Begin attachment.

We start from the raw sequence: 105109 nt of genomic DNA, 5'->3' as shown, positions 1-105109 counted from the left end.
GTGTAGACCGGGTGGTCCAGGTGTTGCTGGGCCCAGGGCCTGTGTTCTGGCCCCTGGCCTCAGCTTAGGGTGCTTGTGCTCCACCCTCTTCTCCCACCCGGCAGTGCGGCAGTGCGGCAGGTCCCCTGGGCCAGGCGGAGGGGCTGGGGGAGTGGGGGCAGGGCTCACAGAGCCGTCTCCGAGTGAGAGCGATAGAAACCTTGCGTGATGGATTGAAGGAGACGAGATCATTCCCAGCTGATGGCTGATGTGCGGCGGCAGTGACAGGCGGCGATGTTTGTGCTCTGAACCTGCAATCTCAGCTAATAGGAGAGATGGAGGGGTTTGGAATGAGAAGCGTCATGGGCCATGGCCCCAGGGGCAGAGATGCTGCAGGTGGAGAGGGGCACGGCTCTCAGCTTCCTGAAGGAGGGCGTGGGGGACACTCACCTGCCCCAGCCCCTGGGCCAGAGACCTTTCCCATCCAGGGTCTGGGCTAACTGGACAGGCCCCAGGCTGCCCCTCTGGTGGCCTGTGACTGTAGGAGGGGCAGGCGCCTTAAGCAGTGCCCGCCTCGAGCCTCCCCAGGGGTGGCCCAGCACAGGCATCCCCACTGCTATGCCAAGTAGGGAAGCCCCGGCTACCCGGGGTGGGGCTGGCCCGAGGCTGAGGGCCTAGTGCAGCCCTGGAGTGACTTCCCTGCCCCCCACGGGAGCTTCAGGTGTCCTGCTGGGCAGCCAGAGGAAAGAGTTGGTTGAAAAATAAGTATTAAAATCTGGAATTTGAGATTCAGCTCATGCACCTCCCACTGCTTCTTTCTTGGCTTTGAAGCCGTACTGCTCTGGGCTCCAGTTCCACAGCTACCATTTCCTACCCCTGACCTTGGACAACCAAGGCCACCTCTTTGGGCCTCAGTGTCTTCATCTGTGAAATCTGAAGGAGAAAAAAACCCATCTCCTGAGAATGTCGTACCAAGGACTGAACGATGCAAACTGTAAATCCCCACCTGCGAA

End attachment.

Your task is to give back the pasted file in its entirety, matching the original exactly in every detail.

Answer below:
We start from the raw sequence: 105109 nt of genomic DNA, 5'->3' as shown, positions 1-105109 counted from the left end.
GTGTAGACCGGGTGGTCCAGGTGTTGCTGGGCCCAGGGCCTGTGTTCTGGCCCCTGGCCTCAGCTTAGGGTGCTTGTGCTCCACCCTCTTCTCCCACCCGGCAGTGCGGCAGTGCGGCAGGTCCCCTGGGCCAGGCGGAGGGGCTGGGGGAGTGGGGGCAGGGCTCACAGAGCCGTCTCCGAGTGAGAGCGATAGAAACCTTGCGTGATGGATTGAAGGAGACGAGATCATTCCCAGCTGATGGCTGATGTGCGGCGGCAGTGACAGGCGGCGATGTTTGTGCTCTGAACCTGCAATCTCAGCTAATAGGAGAGATGGAGGGGTTTGGAATGAGAAGCGTCATGGGCCATGGCCCCAGGGGCAGAGATGCTGCAGGTGGAGAGGGGCACGGCTCTCAGCTTCCTGAAGGAGGGCGTGGGGGACACTCACCTGCCCCAGCCCCTGGGCCAGAGACCTTTCCCATCCAGGGTCTGGGCTAACTGGACAGGCCCCAGGCTGCCCCTCTGGTGGCCTGTGACTGTAGGAGGGGCAGGCGCCTTAAGCAGTGCCCGCCTCGAGCCTCCCCAGGGGTGGCCCAGCACAGGCATCCCCACTGCTATGCCAAGTAGGGAAGCCCCGGCTACCCGGGGTGGGGCTGGCCCGAGGCTGAGGGCCTAGTGCAGCCCTGGAGTGACTTCCCTGCCCCCCACGGGAGCTTCAGGTGTCCTGCTGGGCAGCCAGAGGAAAGAGTTGGTTGAAAAATAAGTATTAAAATCTGGAATTTGAGATTCAGCTCATGCACCTCCCACTGCTTCTTTCTTGGCTTTGAAGCCGTACTGCTCTGGGCTCCAGTTCCACAGCTACCATTTCCTACCCCTGACCTTGGACAACCAAGGCCACCTCTTTGGGCCTCAGTGTCTTCATCTGTGAAATCTGAAGGAGAAAAAAACCCATCTCCTGAGAATGTCGTACCAAGGACTGAACGATGCAAACTGTAAATCCCCACCTGCGAA